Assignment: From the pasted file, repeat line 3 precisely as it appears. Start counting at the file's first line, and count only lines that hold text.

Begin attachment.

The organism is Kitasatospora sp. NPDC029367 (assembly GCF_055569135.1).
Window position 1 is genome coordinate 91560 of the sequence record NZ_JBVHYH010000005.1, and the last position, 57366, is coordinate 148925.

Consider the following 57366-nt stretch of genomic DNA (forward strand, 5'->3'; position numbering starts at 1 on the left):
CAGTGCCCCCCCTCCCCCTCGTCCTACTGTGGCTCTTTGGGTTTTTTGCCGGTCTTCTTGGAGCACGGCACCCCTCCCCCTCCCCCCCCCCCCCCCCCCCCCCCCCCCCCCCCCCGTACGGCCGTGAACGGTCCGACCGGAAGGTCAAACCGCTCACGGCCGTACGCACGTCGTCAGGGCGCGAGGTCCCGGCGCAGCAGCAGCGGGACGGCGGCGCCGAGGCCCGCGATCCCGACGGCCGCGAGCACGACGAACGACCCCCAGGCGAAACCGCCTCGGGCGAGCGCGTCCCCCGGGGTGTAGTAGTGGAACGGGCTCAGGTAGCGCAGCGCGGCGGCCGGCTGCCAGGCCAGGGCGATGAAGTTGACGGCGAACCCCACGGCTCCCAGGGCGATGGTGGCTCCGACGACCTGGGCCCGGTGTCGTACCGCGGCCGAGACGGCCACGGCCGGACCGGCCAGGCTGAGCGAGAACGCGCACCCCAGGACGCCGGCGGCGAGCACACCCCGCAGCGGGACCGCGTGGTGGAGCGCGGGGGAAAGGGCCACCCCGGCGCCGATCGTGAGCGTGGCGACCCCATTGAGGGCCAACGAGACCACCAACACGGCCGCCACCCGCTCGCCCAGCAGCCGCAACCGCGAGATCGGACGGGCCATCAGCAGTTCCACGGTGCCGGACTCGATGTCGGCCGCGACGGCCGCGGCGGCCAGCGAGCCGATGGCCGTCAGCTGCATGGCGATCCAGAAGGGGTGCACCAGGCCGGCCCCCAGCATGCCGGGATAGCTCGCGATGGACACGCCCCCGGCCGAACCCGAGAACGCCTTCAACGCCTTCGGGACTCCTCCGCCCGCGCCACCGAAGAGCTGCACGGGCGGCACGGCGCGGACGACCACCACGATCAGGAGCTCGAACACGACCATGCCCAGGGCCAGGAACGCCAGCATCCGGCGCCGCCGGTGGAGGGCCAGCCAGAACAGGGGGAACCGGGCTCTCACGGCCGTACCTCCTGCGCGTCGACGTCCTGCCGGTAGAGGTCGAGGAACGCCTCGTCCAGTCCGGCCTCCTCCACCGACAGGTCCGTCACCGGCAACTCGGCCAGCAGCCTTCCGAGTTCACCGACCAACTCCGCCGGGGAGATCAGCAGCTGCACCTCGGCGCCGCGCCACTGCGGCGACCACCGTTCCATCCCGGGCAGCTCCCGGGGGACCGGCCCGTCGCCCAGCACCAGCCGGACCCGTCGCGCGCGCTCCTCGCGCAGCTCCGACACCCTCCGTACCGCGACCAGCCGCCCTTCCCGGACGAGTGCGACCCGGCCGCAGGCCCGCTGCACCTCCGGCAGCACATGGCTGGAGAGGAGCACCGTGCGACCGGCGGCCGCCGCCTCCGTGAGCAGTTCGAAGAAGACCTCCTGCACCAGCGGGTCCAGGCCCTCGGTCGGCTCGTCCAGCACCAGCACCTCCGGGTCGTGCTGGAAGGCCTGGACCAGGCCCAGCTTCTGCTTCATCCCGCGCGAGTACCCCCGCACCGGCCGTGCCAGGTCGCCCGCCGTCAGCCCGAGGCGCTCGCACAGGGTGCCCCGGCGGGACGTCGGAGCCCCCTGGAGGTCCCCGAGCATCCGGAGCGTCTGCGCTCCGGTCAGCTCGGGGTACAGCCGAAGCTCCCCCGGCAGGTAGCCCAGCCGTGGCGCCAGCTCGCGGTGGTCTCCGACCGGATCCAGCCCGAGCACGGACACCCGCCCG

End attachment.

Consider the following 57366-nt stretch of genomic DNA (forward strand, 5'->3'; position numbering starts at 1 on the left):